Martyn Jago
by Martyn Jago
3 min read




The LoRa Protocol is a type of low-power, long-range wireless communication technology that is used for the Internet of Things (IoT) and other machine-to-machine (M2M) applications. The term “LoRa” is short for “long range,” and it was developed by a company called Semtech.

LoRa technology operates in the unlicensed radio frequency band and uses a technique called spread spectrum modulation to enable long-range communication with low power consumption. The LoRa protocol uses chirp spread spectrum (CSS) modulation, which is a type of direct sequence spread spectrum (DSSS) modulation that spreads the signal over a wider frequency range than conventional frequency-shift keying (FSK) modulation. This enables LoRa devices to achieve a range of several kilometers with low power consumption.

LoRa technology uses a star network topology, with LoRa gateways serving as a bridge between the end devices and the back-end network. The end devices, which can be sensors or other IoT devices, use the LoRa protocol to communicate with the gateways, which then forward the data to the network server using a backhaul connection such as Ethernet, cellular, or Wi-Fi.

One of the key benefits of the LoRa protocol is its ability to operate in challenging environments, such as urban areas with high levels of interference. LoRa also supports bi-directional communication, which enables devices to both send and receive data.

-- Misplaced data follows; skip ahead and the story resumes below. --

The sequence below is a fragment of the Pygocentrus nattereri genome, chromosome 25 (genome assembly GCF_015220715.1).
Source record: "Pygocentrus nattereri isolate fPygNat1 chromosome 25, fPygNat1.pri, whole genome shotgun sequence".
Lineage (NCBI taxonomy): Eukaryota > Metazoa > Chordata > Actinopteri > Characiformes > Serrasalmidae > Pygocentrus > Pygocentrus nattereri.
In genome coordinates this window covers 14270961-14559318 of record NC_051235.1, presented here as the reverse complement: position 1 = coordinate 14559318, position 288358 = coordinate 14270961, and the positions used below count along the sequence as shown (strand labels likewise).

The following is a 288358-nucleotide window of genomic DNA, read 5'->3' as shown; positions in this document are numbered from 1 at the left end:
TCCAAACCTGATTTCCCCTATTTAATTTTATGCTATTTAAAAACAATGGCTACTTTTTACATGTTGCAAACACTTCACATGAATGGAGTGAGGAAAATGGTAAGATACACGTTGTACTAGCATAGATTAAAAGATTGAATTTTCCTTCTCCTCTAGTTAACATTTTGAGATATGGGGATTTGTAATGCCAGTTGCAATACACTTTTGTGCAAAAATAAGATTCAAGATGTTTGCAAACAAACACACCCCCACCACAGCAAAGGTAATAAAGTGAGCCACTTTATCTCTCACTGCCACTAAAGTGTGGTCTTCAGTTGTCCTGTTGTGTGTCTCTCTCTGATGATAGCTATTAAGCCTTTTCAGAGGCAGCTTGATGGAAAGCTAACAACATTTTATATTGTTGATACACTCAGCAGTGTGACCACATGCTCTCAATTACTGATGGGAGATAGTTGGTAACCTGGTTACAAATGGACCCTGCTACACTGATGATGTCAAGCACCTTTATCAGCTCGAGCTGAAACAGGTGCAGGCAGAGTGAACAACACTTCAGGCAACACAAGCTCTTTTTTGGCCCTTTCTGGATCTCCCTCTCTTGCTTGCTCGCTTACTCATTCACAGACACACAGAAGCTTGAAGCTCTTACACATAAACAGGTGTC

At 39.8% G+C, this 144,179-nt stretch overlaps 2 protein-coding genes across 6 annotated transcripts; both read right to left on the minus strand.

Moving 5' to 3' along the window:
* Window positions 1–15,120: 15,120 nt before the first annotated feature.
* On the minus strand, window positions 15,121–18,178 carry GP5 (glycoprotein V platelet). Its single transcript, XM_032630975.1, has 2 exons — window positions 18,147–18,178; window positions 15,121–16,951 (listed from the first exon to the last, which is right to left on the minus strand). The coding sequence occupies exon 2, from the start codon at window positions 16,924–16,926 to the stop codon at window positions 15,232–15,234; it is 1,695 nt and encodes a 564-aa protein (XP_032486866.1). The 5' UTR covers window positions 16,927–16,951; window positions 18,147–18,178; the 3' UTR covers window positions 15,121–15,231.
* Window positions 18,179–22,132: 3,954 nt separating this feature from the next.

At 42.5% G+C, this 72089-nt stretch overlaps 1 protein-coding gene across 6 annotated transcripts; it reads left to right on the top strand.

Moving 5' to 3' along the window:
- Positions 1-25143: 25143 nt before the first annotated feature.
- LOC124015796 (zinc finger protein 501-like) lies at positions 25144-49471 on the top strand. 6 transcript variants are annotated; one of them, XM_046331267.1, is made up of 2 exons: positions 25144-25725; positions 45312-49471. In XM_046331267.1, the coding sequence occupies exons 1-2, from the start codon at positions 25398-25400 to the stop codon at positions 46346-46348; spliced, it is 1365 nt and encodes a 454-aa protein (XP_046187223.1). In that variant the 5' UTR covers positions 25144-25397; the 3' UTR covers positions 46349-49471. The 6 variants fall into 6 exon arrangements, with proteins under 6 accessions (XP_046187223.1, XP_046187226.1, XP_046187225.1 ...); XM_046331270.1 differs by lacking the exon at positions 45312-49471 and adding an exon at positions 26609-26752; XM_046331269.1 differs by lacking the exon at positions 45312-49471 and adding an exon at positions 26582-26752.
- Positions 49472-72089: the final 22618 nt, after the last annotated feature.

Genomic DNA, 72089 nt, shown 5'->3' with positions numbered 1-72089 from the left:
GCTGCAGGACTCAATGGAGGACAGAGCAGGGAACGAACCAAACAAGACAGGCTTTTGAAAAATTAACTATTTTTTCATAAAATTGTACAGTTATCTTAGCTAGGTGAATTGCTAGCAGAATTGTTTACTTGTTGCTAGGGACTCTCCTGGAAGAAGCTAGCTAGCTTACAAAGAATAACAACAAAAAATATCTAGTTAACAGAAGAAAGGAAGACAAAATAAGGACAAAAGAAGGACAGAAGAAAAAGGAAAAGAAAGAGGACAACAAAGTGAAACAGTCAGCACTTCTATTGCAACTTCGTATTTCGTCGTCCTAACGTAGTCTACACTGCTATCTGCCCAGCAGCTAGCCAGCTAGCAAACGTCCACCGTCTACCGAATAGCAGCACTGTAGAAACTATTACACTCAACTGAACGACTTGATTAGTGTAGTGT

Overall, the LoRa protocol is a promising technology for IoT and M2M applications, due to its long-range capabilities, low power consumption, and ability to operate in challenging environments.


LoraWAN is a protocol that is built on top of the LoRa physical layer technology. It is a related but separate technology.

While LoRa is the physical layer technology that enables long-range, low-power communication, LoRaWAN is the protocol that governs the communication between LoRa devices and the back-end network. LoRaWAN provides features such as security, data rates, and network management, which are necessary for deploying LoRa-based IoT solutions at scale.

LoRaWAN uses a star-of-stars network architecture, which enables devices to communicate directly with a gateway, and the gateways to communicate with a central network server. This architecture enables LoRaWAN to support large-scale deployments, with millions of devices connected to a single network.

LoRaWAN supports both uplink and downlink communication, enabling devices to both send data to the network and receive commands or messages from the network. It also provides features such as adaptive data rate (ADR), which adjusts the data rate based on signal strength and interference levels, and over-the-air activation (OTAA), which simplifies the process of joining a LoRaWAN network.

Overall, while LoRa and LoRaWAN are related technologies, they serve different purposes. LoRa provides the physical layer technology for long-range, low-power communication, while LoRaWAN provides the network protocol and infrastructure for building scalable IoT solutions.


LoRa | LoraWAN